Option 2: Improve EBITDA Margin
Could you improve your EBITDA margin to land in a different peer group? How would that impact your NTM revenue multiples and Total Enterprise Value? The arrows below show two scenarios: (A) You move from a top-quartile company in your cell to a bottom-quartile company in the next higher cell; (B) you move from a median company in your cell to a median company in the next higher cell.
As explained above, this does not make sense for this group, as the companies in each cell are not entirely comparable. It is more likely that you stay in the peer group of your cell but get a higher multiple — in which case the current quartiles of each cell should give you an indication of how much higher that would be.
Option 3: Increase NTM Revenue Growth
Again we are looking at the two scenarios: (A) You move from a top-quartile company in your cell to a bottom-quartile company in the next higher revenue growth cell to the right; (B) you move from a median company in your cell to a median company in the next higher revenue growth cell to the right. The case for (A) could be that you sacrifice some EBITDA margin to increase revenue growth, but that comes at a valuation cost. Now, if your decrease in the percentage of NTM revenue multiple is offset by the NTM revenue gain, then your subsequent gain will outweigh the slight decrease in the multiple.
As you can see below, any increase in revenue growth is more likely to result in valuation gains than the above-discussed increase in EBITDA margin for companies with a strong commitment to a SaaS or otherwise recurring-revenue-based business model — but you knew that already, right? What is interesting, however, is how steep the increment is. If you have a negative EBITDA margin but can finance a growth of NTM revenue from 15% to 30% (e.g. growing from $80m to $104m revenue instead of $92m), then your median NTM revenue multiple increases by 60% (e.g. from $460m TEV to $822m), and together a lift of almost 79%!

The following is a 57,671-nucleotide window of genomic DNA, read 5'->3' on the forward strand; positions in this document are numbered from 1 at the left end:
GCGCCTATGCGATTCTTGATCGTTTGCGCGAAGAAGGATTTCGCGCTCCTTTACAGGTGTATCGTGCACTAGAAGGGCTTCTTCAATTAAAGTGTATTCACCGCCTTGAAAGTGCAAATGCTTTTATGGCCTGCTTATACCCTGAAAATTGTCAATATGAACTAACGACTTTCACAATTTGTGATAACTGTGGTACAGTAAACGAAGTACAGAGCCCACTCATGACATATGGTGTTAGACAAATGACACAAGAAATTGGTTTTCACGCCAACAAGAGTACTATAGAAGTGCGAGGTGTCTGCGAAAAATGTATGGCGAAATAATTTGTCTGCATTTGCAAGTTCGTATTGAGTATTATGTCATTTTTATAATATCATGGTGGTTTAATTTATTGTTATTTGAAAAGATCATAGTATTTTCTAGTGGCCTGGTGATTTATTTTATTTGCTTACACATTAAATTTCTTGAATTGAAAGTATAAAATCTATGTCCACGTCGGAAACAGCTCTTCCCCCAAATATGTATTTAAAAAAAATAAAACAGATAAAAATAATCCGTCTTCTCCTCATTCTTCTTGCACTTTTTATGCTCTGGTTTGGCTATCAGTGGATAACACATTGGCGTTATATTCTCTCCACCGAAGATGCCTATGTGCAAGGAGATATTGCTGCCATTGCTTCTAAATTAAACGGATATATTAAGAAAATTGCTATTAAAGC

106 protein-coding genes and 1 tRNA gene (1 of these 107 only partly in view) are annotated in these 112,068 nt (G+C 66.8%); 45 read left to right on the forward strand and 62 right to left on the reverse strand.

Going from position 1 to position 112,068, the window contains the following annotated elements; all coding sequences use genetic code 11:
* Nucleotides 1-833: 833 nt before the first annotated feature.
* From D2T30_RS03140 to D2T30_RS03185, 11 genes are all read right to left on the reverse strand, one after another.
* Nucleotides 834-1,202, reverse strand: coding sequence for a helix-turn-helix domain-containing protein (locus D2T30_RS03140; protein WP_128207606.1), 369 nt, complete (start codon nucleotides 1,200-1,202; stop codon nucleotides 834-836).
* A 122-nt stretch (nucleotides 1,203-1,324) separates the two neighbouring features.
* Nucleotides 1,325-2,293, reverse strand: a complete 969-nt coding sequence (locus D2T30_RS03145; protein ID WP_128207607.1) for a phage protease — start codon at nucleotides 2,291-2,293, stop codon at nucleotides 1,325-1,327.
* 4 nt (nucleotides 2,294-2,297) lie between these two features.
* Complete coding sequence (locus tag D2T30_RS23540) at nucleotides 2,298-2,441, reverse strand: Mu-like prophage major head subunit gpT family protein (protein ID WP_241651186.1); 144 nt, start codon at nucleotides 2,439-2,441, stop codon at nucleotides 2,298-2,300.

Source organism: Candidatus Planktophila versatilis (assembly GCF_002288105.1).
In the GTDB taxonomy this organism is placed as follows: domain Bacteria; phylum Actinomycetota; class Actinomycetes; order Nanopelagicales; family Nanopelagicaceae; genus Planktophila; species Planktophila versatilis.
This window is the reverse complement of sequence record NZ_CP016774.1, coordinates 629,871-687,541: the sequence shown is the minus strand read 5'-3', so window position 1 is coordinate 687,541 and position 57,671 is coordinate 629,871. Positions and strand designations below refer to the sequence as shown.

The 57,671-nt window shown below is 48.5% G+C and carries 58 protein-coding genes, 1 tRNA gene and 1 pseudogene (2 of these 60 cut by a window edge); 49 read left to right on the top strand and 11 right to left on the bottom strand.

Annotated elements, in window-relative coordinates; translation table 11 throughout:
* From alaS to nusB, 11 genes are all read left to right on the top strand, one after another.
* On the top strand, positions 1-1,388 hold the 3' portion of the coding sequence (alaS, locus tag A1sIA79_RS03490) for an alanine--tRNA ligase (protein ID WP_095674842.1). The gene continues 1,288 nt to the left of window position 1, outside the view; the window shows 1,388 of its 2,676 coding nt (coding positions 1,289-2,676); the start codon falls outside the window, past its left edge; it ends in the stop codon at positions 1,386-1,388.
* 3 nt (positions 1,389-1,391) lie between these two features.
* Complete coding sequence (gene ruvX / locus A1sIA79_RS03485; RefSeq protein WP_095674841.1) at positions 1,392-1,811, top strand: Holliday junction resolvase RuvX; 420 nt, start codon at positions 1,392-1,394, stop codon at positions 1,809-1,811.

- Revise product strategy and roadmap
- Product consolidation and product innovation
- R&D roadmap rationalization and strategic changes
- Go-to-Market transformation
- Rebranding and repositioning
- Rebuilt marketing focus around demand generation
- Transformation of sales architecture to a hunter/farmer model
- Transformation of sales teams from a “new customer” to “expand ARPU” focus
- End-to-end cost optimization
- Optimization of lead funnel operations
- Professional services transformation
Negotiation and management of a Transitional Service Agreement in an M&A case
- Update or redesign of back-office operations and systems
- Process improvements and offshoring
- Reduction of real estate footprint
- Implement SaaS KPIs throughout all organizations and business lines and aligning personal goals and objectives with these KPIs
- General introduction of unified operational metrics across business units
- Middle management delayering
- Vertical or geographic expansion
- Buying revenue growth through acquisition